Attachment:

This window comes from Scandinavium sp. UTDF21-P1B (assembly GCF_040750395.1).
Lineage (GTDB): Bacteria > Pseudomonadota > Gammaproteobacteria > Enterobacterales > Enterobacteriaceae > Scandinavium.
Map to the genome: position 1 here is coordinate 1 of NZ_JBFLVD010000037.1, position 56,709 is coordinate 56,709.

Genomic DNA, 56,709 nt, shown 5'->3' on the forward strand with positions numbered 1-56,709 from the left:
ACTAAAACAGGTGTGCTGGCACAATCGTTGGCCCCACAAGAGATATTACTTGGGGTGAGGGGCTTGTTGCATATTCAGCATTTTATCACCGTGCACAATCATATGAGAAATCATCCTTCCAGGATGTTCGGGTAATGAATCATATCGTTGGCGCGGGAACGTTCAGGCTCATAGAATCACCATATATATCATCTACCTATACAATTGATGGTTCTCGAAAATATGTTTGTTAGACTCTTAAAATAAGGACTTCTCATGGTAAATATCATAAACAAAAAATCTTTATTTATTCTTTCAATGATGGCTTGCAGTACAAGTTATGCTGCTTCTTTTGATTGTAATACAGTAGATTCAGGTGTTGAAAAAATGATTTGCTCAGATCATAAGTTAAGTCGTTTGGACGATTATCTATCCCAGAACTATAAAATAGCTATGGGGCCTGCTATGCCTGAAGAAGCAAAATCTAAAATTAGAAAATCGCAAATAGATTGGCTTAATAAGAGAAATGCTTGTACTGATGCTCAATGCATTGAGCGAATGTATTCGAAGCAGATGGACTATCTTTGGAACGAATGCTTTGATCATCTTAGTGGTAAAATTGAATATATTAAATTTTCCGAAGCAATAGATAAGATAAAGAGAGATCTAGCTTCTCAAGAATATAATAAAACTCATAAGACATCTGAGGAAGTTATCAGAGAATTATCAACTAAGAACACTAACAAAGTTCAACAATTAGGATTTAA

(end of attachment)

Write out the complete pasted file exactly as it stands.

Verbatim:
This window comes from Scandinavium sp. UTDF21-P1B (assembly GCF_040750395.1).
Lineage (GTDB): Bacteria > Pseudomonadota > Gammaproteobacteria > Enterobacterales > Enterobacteriaceae > Scandinavium.
Map to the genome: position 1 here is coordinate 1 of NZ_JBFLVD010000037.1, position 56,709 is coordinate 56,709.

Genomic DNA, 56,709 nt, shown 5'->3' on the forward strand with positions numbered 1-56,709 from the left:
ACTAAAACAGGTGTGCTGGCACAATCGTTGGCCCCACAAGAGATATTACTTGGGGTGAGGGGCTTGTTGCATATTCAGCATTTTATCACCGTGCACAATCATATGAGAAATCATCCTTCCAGGATGTTCGGGTAATGAATCATATCGTTGGCGCGGGAACGTTCAGGCTCATAGAATCACCATATATATCATCTACCTATACAATTGATGGTTCTCGAAAATATGTTTGTTAGACTCTTAAAATAAGGACTTCTCATGGTAAATATCATAAACAAAAAATCTTTATTTATTCTTTCAATGATGGCTTGCAGTACAAGTTATGCTGCTTCTTTTGATTGTAATACAGTAGATTCAGGTGTTGAAAAAATGATTTGCTCAGATCATAAGTTAAGTCGTTTGGACGATTATCTATCCCAGAACTATAAAATAGCTATGGGGCCTGCTATGCCTGAAGAAGCAAAATCTAAAATTAGAAAATCGCAAATAGATTGGCTTAATAAGAGAAATGCTTGTACTGATGCTCAATGCATTGAGCGAATGTATTCGAAGCAGATGGACTATCTTTGGAACGAATGCTTTGATCATCTTAGTGGTAAAATTGAATATATTAAATTTTCCGAAGCAATAGATAAGATAAAGAGAGATCTAGCTTCTCAAGAATATAATAAAACTCATAAGACATCTGAGGAAGTTATCAGAGAATTATCAACTAAGAACACTAACAAAGTTCAACAATTAGGATTTAA